This week, the Warrior Word sat down with Mr. Patton, a new History teacher at the school. Get to know him as he talks about his passion for traveling and his fascinating journey to becoming a History teacher.
Kayla Herssein: What’s your name?
Mr. Patton: My name is Tim Patton.
KH: Where were you born and raised?
MP: I was born in Wichita, Kansas, but I was raised in Cedar Rapids, Iowa.
KH: Summarize which places you’ve lived in, and what you found special about each.
MP: Well, besides Iowa and Kansas, I’ve lived in Bahrain, which is a small, tiny country next to Saudi Arabia. I’ve lived in Jamaica, Venezuela, and recently Egypt. And special for each? Buchrain was my first country that I’ve ever lived overseas. Its location in the Middle East allowed me to travel to lots of places, like Nepal, so it was a lot of fun with that. Jamaica: well, the island’s amazing. It’s beautiful—the mountains, the oceans; you can see everything. Any type of landscape you might want to go visit, you can go see, well, except for snow. Venezuela: well, people really. Probably some of the nicest and friendliest people I’ve ever met. And then Egypt, too: so much of the history as you might expect. Pyramids, the Nile, some of the best scuba diving in the entire world is there in the Red Sea.
KH: Did you go Scuba diving?
MP: Yeah, yeah. I did that in the Caribbean, in Venezuela, and also did some of those activities in the Red Sea. And some of the best coral reefs are in the Red Sea: either up against Egypt’s side, or Israel’s side, or even Saudi’s.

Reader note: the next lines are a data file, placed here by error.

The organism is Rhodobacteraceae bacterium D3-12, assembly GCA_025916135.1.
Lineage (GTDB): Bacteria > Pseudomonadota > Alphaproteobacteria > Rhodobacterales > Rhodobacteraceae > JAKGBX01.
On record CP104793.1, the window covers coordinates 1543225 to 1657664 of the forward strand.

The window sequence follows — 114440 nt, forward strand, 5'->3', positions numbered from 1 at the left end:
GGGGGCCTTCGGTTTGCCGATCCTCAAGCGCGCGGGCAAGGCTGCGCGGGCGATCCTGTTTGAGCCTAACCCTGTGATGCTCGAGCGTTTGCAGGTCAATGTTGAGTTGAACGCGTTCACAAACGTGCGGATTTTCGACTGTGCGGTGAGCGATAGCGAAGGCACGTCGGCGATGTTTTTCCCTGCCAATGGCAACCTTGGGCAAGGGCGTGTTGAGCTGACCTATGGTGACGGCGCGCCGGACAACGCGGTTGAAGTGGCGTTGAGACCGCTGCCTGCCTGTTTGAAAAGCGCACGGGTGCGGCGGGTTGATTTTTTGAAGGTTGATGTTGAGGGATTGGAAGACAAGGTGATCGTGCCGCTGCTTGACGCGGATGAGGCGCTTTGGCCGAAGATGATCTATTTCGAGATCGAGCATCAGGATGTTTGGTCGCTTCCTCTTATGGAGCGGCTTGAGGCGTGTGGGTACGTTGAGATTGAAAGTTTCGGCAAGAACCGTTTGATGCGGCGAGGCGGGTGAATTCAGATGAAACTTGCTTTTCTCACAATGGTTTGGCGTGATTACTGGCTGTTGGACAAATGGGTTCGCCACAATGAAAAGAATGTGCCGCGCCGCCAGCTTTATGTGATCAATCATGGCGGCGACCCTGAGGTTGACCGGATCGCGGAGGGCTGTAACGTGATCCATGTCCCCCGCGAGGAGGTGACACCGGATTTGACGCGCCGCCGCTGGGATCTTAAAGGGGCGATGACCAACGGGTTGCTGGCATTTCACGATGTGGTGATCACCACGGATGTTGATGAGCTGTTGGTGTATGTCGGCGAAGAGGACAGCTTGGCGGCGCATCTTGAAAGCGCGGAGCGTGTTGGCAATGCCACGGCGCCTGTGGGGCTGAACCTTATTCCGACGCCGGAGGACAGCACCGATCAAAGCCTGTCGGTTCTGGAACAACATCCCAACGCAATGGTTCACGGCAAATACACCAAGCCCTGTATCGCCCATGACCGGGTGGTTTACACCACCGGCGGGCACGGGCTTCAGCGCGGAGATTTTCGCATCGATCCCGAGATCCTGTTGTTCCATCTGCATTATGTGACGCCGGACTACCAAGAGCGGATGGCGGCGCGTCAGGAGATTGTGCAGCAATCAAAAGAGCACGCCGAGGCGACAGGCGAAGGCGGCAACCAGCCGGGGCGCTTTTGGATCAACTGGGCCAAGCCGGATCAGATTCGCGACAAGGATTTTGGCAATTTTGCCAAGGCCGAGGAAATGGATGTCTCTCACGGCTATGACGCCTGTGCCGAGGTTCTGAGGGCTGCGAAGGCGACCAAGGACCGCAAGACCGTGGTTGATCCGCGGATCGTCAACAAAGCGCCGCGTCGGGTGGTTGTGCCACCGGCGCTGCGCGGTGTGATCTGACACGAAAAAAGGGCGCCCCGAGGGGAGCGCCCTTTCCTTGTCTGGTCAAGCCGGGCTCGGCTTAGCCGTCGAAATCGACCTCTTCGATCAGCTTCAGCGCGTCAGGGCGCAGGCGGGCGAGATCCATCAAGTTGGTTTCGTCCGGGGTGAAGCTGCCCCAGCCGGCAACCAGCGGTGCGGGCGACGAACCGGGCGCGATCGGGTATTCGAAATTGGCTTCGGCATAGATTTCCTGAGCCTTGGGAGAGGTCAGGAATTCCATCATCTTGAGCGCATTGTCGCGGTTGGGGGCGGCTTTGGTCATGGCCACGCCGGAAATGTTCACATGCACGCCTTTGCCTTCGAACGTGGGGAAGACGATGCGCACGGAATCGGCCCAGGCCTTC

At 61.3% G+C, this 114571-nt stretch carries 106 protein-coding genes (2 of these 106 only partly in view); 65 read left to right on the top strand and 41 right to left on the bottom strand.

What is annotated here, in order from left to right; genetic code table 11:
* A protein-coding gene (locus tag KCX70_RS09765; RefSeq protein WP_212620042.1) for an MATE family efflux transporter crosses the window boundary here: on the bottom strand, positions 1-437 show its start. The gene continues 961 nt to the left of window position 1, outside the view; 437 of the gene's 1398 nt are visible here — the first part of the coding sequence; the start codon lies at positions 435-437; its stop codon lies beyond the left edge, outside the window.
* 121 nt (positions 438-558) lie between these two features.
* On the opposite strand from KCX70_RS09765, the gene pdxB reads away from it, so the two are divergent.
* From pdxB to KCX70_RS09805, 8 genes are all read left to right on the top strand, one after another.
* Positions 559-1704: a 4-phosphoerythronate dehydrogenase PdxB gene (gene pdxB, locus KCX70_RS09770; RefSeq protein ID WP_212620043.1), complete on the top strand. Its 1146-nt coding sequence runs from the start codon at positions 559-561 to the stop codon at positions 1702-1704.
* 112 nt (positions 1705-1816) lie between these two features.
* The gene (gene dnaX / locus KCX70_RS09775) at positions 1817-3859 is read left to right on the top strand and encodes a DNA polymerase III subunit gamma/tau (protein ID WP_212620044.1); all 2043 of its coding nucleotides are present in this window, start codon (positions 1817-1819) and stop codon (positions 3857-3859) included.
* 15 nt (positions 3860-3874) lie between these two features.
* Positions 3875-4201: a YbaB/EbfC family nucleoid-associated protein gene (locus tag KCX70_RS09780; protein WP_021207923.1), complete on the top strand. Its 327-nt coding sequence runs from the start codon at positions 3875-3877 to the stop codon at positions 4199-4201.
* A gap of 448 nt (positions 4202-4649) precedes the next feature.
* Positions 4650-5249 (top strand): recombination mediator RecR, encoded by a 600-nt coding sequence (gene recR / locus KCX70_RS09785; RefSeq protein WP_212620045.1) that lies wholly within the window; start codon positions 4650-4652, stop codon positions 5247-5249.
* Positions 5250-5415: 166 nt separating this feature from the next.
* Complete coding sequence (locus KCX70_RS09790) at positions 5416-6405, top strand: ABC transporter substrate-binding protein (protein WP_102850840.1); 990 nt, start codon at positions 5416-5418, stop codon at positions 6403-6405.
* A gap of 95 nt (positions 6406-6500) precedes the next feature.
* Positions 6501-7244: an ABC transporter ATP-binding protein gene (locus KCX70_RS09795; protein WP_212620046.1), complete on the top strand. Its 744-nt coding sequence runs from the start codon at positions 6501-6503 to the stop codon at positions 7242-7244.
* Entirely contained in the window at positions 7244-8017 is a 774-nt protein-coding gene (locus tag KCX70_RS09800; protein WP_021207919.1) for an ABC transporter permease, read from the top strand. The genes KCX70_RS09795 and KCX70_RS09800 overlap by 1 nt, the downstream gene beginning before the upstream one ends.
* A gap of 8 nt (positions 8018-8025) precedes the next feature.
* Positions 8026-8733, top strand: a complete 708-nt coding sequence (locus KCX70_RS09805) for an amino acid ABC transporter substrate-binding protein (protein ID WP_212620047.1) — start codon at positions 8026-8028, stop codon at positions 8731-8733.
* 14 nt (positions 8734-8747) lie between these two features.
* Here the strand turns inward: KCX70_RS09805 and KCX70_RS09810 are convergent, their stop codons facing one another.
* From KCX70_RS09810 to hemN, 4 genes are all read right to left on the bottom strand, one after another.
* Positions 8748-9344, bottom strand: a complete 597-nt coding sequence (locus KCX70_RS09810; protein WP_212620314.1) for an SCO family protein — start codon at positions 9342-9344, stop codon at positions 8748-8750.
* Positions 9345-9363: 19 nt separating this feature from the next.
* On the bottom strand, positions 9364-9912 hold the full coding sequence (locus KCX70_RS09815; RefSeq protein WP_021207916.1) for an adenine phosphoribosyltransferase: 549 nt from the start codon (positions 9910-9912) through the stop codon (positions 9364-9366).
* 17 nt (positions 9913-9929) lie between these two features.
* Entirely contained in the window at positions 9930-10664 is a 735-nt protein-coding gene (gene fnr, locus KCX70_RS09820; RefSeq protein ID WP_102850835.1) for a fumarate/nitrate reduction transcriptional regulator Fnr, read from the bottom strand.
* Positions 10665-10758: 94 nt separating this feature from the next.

KH: Why did you choose to move to Miami?
MP: My wife and I decided it was time to come back to the United States for a little bit. I applied to many places, and it ended up that Hebrew Academy was a pretty good match. I think that Dr. Leiber and Mr. Matla had a lot to do with convincing me to come here.
KH: Are you allowed to elaborate on that?
MP: Well, the jobs that I’ve been doing for international teaching. I’m an independent contractor, you might say. I apply through an agency to a bunch of schools. I do interviews, they do interviews with me, and you kind of just see what works out. So, I wouldn’t say that Miami was really a place I had in mind, but then I taught a lesson with last year’s 10th graders, and I really enjoyed talking to some of the staff and stuff. You just kind of get a good feeling about it. Now, my wife’s family—my in-laws and stuff—do live kind of close nearby, so they were pretty happy that we decided to come here too.
KH: What’s your favorite thing about Hebrew Academy?
MP: So far, I can definitely see the kind of community that’s there. It’s hard to see with COVID, but that was one of the things that I kind of saw that was going on. People really thought a lot on spending time with each other, and not everyone gets along of course, but there’s a certain kind of respect that I see here in the community that goes on, and I’ve enjoyed being a part of that. I’ve been in some schools that don't have that sense of community.
KH: Can you expand on that? How does Hebrew Academy differ from those schools?
MP: Well, some of it is kind of cultural here. What I can kind of see, as kind of an outsider here, is that a lot of us are coming from a lot of the same areas, or have a lot of the same values and such--that sometimes, brings us together. And then also for the most part, everyone treats each other with the same kind of respect too, I would say. At least at a certain level. Not everything’s perfect, but I’ve seen here a kind of caring between people. It’s refreshing; I sometimes see that and sometimes I don’t.
KH: What do you like and dislike about Miami—the place in general?